Countrywide Gave Lawmakers, Officials Hundreds Of Discount Loans
Countrywide Financial Corp., the one-time mortgage giant, may have "skirted the federal bribery statute," but nonetheless used a VIP discount program to gain influence in Washington, a report from the Republican-led House Oversight and Government Reform Committee concludes.
We first posted on this news, broken earlier by The Associated Press and The Wall Street Journal, at 9 a.m. ET. Since then, the committee's report has been released. Read through to see our original post and the update with links and excerpts from the committee's work:
Our original post.
Today's scoop from The Associated Press:
"The former Countrywide Financial Corp., whose subprime loans helped start the nation's foreclosure crisis, made hundreds of discount loans to buy influence with members of Congress, congressional staff, top government officials and executives of troubled mortgage giant Fannie Mae, according to a House report."
The Wall Street Journal has a piece of the story as well:
"A controversial program at Countrywide Financial Corp., offering loans to 'VIPs' on favorable terms, spread to Congress in part because congressional staffers complained about their Countrywide mortgages to the company's lobbyist, according to a new report by a House committee."
The Journal adds that "the findings are part of a final report on the VIP program issued by the House Oversight and Government Reform Committee, headed by Rep. Darrell Issa (R., Calif.). ... The House report, expected to be released publicly Thursday, said the VIP program was used to 'build goodwill with lawmakers and other individuals positioned to benefit the company.' "
The AP says Democrats and Republicans are among those cited in the report as having received the discounts in recent years.
The House committee's website is here. We'll update after the report appears.
Update at 10:30 a.m. ET. The Report Is Out. Did Countrywide "Skirt" The Law?
In a statement now posted on his committee's website, Issa says "the committe's investigation found Countrywide lobbyists and CEO Angelo Mozilo used discounted loans as a tool to ingratiate itself with policymakers in an effort to benefit the company's business interests."
The report goes on to state that Countrywide, which has since by absorbed by Bank of America, may not have broken any laws because it may have "skirted the federal bribery statute":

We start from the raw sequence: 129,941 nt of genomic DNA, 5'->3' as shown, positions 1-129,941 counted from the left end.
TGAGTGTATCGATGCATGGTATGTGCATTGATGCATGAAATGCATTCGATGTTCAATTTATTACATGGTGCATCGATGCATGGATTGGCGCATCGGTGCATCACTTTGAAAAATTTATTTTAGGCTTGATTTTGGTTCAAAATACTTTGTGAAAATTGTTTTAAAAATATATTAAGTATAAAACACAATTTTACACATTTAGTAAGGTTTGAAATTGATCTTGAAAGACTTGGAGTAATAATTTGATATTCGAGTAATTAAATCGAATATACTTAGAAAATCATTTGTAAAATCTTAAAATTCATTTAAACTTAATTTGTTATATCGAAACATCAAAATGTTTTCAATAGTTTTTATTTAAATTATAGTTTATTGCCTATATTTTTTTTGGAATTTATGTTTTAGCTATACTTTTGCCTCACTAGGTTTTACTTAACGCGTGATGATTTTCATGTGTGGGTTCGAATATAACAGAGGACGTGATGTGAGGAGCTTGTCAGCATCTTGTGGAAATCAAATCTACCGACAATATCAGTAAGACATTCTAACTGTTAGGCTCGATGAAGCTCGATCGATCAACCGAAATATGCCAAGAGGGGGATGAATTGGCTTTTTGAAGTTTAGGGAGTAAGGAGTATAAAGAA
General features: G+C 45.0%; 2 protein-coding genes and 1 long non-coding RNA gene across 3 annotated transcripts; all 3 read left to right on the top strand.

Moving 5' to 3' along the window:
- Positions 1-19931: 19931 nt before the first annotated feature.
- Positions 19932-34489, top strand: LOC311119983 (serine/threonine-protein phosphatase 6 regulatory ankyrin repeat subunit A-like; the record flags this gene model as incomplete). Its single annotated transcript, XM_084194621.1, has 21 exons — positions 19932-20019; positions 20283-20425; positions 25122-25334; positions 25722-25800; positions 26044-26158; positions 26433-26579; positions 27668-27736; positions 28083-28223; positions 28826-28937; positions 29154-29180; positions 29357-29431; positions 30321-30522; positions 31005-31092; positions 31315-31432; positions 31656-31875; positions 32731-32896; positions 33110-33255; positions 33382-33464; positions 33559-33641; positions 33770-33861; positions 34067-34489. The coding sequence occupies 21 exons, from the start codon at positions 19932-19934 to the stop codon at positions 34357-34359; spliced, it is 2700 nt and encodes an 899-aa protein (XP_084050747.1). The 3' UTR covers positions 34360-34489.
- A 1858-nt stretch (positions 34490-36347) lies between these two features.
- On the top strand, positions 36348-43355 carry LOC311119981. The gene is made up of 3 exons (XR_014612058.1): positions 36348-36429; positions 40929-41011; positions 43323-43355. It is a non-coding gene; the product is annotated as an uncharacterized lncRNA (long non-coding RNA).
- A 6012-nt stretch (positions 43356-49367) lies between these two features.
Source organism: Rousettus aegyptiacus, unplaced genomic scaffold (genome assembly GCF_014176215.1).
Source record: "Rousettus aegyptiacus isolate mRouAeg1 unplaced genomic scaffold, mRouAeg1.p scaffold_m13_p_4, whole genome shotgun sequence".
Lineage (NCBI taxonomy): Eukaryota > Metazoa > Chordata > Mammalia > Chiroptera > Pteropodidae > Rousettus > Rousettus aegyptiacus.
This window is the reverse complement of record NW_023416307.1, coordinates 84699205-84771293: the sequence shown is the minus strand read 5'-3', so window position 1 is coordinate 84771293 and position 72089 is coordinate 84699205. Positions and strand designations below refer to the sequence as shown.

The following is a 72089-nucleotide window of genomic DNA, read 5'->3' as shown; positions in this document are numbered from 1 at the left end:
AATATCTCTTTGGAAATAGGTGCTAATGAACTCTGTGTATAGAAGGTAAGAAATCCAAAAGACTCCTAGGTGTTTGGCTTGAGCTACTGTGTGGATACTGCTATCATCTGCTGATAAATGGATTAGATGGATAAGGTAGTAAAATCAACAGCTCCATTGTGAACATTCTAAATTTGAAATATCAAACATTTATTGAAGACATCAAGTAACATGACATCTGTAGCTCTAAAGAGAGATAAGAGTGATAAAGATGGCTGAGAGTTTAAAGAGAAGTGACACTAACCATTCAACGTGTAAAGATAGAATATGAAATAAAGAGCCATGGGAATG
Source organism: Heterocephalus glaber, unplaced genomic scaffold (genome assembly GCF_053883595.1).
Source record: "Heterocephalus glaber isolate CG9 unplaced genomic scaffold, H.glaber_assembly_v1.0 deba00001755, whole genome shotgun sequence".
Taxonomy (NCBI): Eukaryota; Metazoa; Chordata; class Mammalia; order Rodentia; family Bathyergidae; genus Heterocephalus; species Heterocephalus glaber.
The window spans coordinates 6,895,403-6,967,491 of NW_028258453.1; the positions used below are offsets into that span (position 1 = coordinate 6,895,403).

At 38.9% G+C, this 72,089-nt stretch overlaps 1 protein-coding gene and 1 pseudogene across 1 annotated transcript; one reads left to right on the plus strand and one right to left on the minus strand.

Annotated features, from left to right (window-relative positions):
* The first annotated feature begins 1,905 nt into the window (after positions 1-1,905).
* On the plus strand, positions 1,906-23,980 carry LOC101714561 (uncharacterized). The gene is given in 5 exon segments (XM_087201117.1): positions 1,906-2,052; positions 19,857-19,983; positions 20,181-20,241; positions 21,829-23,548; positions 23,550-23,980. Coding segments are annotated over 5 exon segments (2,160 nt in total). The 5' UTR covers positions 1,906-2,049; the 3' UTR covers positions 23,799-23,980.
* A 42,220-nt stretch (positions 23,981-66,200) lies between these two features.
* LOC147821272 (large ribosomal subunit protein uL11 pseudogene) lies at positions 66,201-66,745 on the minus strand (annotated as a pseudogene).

"According to 18 U.S.C. § 201(b), 'whoever directly or indirectly, corruptly gives, offers or promises anything of value to any public official . . . with intent to influence an official act' shall be fined, imprisoned, or both. The Justice Department has not prosecuted any Countrywide official for actions related to the VIP loan program. Documents and testimony show that Angelo Mozilo and Countrywide's lobbyists may have skirted the federal bribery statute by keeping conversations about discounts and other forms of preferential treatment internal. Rather than making quid pro quo arrangements with lawmakers and staff, Countrywide used the VIP loan program to cast a wide net of influence."
Mozilo, as the committee adds, responded to its questions in writing. He said he did not recall discussing the VIP loan program with any lawmakers who took advantage of it. Also, he wrote that "it was not the purpose of the VIP program to establish relationships with borrowers who had the potential to influence policy, law and public image. I did believe that high-profile borrowers could enhance the company's public image."
In another response, Mozilo says he "was proud to have people of prominence select Countrywide to be their lender of choice."
Today's report also notes that in March 2009, committee Republicans (then in the minority) issued a report describing:
"Countrywide's effort to establish and develop relationships with potentially influential borrowers in government and industry. Of the 32 people named in the report, 16 had not been previously reported. They included industry lobbyists, law enforcement officials, and employees of Fannie Mae, the Mortgage Bankers Association, and the Los Angeles Times.
"The report also thoroughly examined the loans given to the politically influential borrowers previously reported by Portfolio and other media outlets. In addition to [former Fannie Mae Chairman Franklin] Raines, this group contained notable Democrats such as Chris Dodd, Kent Conrad, and Richard Holbrooke. The report also examined the VIP loans given to Republicans John Potter, Alphonso Jackson, and California State Appellate Judge Richard Aldrich."
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